Search Results

You are looking at 1 - 7 of 7 items for

  • Author or Editor: D. Keyser x
  • Refine by Access: All Content x
Clear All Modify Search
Gerald D. Bell and Daniel Keyser

Abstract

Equations are presented for the evolution of isobaric shear and curvature vorticity and for isentropic shear and curvature potential vorticity in natural (streamline-following) coordinates, in the case of adiabatic, frictionless flow. In isobaric coordinates, two terms of equal magnitude and opposite sign arise in the respective tendency equations for shear and curvature vorticity; these terms represent conversions between shear and curvature vorticity in the sense that their sum does not alter the total tendency of absolute vorticity. In isentropic coordinates, only the conversion terms remain in the tendency equations for shear and curvature potential vorticity, consistent with potential-vorticity conservation. The vorticity and potential-vorticity conversions arise from (i) along-stream variations in wind speed in the presence of Lagrangian changes in wind direction and (ii) flow-normal gradients of Lagrangian changes in wind speed. The assumption of horizontal nondivergence simplifies the interpretation of the vorticity-interchange process by relating the conversion terms directly to flow curvature. Schematics are developed in order to illustrate the conversion terms in idealized representations of jet-entrance and jet-exit regions and curved flow patterns; these schematics provide the basis for understanding vorticity interchanges in realistic flow regimes.

The evolution of the midtropospheric shear- and curvature-potential-vorticity fields is described for a jet- trough interaction event in northwesterly flow, leading to the formation of a well-defined midtropospheric cutoff cyclone over the eastern United States between [8 and 20 January 1986. This time period coincides with the first intensive observing period of the Genesis of Atlantic Lows Experiment. Major midtropospheric cyclogenesis begins as a jet embedded in northwesterly flow, identified as a maximum of cyclonic shear potential vorticity, propagates toward the base of a diffluent trough, identified as a maximum of cyclonic curvature potential vorticity. The potential-vorticity tendency equations reveal that for this particular stage, the interchange terms contribute both to the amplification of the trough and to the formation of a maximum of cyclonic shear potential vorticity on the downstream side of the trough. The potential-vorticity interchange process is shown to play a key role in transforming the asymmetric configuration of shear and curvature potential vorticity characteristic of the diffluent trough stage, where the cyclonic shear maximum lags the cyclonic curvature maximum, to the relatively symmetric configuration characteristic of the cutoff stage. At the culmination of the cutoff stage, the shear- and curvature-potential-vorticity maxima overlap substantially. This overlap is a consequence of the presence of a single, cyclonically curved jet within the base of the cutoff cyclone.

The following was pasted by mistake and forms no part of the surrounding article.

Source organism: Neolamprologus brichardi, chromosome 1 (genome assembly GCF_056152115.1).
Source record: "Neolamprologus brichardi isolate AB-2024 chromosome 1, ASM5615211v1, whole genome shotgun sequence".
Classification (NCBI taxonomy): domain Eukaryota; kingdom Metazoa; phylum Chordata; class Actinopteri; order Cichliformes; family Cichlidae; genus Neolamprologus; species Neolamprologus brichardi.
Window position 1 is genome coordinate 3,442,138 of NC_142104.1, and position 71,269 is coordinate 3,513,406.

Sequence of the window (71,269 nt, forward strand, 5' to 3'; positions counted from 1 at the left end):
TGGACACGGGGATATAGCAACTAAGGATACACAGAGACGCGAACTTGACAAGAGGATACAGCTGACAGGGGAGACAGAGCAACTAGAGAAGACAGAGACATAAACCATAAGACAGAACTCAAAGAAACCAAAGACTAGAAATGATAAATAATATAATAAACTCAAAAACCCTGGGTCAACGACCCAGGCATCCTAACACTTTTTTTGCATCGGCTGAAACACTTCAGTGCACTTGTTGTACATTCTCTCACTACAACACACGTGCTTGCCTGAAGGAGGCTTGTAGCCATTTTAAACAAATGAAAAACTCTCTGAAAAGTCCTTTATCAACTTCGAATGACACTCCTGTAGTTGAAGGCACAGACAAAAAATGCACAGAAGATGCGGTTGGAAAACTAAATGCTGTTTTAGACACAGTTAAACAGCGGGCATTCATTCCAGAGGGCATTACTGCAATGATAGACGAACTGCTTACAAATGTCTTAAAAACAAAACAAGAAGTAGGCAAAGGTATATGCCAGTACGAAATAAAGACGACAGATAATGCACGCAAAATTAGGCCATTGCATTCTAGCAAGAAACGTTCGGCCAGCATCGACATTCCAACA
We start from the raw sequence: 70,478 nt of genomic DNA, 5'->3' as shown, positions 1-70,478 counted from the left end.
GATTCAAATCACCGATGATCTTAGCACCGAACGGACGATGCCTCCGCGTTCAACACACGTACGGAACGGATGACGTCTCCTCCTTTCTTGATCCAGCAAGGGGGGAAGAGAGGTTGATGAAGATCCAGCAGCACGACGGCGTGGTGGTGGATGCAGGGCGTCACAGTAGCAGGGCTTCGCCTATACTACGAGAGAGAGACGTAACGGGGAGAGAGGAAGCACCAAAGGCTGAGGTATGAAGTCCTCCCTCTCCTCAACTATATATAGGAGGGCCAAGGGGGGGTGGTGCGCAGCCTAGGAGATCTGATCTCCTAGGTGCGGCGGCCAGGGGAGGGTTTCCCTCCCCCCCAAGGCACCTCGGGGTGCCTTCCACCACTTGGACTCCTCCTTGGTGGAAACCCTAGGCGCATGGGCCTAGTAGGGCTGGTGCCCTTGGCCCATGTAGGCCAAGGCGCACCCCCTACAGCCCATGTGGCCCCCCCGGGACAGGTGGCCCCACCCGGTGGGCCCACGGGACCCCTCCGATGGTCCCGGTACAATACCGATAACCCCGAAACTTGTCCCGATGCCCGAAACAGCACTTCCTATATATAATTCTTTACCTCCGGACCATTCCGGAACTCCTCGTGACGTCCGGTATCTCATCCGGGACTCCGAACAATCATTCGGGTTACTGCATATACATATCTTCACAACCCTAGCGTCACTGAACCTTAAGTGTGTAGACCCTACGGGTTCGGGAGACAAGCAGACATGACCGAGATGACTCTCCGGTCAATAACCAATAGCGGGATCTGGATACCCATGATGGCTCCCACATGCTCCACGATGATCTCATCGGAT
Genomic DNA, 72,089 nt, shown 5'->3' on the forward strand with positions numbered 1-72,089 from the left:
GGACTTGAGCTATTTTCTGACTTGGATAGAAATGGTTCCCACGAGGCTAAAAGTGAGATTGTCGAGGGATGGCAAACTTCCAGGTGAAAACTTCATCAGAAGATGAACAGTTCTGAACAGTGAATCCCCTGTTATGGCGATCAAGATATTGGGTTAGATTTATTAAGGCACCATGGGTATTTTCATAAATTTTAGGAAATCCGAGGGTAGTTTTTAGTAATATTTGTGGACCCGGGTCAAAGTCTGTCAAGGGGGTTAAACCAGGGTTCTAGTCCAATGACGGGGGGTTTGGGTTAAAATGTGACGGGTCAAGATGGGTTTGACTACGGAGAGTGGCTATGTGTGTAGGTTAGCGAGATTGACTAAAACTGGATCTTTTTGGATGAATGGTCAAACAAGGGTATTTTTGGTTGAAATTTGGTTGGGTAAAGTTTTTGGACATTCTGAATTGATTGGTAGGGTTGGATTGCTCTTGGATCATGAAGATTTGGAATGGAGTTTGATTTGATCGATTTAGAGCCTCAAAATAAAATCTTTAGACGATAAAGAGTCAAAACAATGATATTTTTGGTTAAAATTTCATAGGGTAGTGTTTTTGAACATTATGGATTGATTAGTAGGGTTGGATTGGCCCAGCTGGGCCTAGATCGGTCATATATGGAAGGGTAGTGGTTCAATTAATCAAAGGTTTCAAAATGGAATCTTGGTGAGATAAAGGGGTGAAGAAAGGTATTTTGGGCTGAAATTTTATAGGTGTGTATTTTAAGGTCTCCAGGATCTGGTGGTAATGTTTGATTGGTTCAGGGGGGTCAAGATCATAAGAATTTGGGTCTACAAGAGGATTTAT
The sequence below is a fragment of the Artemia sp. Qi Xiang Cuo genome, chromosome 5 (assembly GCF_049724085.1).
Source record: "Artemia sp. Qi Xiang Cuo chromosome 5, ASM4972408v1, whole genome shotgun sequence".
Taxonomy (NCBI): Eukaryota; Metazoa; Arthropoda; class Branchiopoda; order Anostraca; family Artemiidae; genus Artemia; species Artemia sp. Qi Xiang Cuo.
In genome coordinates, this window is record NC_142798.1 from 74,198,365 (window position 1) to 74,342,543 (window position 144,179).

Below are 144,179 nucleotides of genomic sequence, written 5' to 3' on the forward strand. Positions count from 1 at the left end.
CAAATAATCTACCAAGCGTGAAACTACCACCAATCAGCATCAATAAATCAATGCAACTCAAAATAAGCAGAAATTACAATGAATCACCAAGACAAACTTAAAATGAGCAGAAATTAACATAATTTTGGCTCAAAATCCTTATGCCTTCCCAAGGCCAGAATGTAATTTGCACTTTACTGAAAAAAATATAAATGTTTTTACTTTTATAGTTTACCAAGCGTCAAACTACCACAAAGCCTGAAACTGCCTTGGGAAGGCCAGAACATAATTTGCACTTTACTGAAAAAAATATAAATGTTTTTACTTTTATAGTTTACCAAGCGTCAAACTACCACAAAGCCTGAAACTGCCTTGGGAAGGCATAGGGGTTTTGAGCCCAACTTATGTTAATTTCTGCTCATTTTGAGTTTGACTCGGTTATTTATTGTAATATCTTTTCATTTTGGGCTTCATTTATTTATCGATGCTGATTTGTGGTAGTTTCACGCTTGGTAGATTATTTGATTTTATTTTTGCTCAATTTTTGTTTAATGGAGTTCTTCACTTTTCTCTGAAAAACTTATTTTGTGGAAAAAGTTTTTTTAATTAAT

A second important structural change occurring during midtropospheric cyclogenesis is the transformation of the potential-vorticity anomaly corresponding to the cutoff cyclone into a circularly symmetric configuration, which is accomplished by the contraction of the northwestern extension of the potential-vorticity anomaly toward the cyclone center. This contraction process, which is shown to involve significant interchanges between shear and curvature potential vorticity, results in the detachment of the potential-vorticity anomaly from the “stratospheric reservoir” of potential vorticity located north of the cyclone.

Full access
T-W. Yu, M. Iredell, and D. Keyser

Abstract

A neural network algorithm used in this study to derive Special Sensor Microwave/Imager (SSM/I) wind speeds from the Defense Meteorological Satellite Program satellite-observed brightness temperatures is briefly reviewed. The SSM/I winds derived from the neural network algorithm are not only of better quality, but also cover a larger area when compared to those generated from the currently operational Goodberlet algorithm. The areas of increased coverage occur mainly over the regions of active weather developments where the operational Goodberlet algorithm fails to produce good quality wind data due to high moisture contents of the atmosphere. These two main characteristics associated with the SSM/I winds derived from the neural network algorithm are discussed.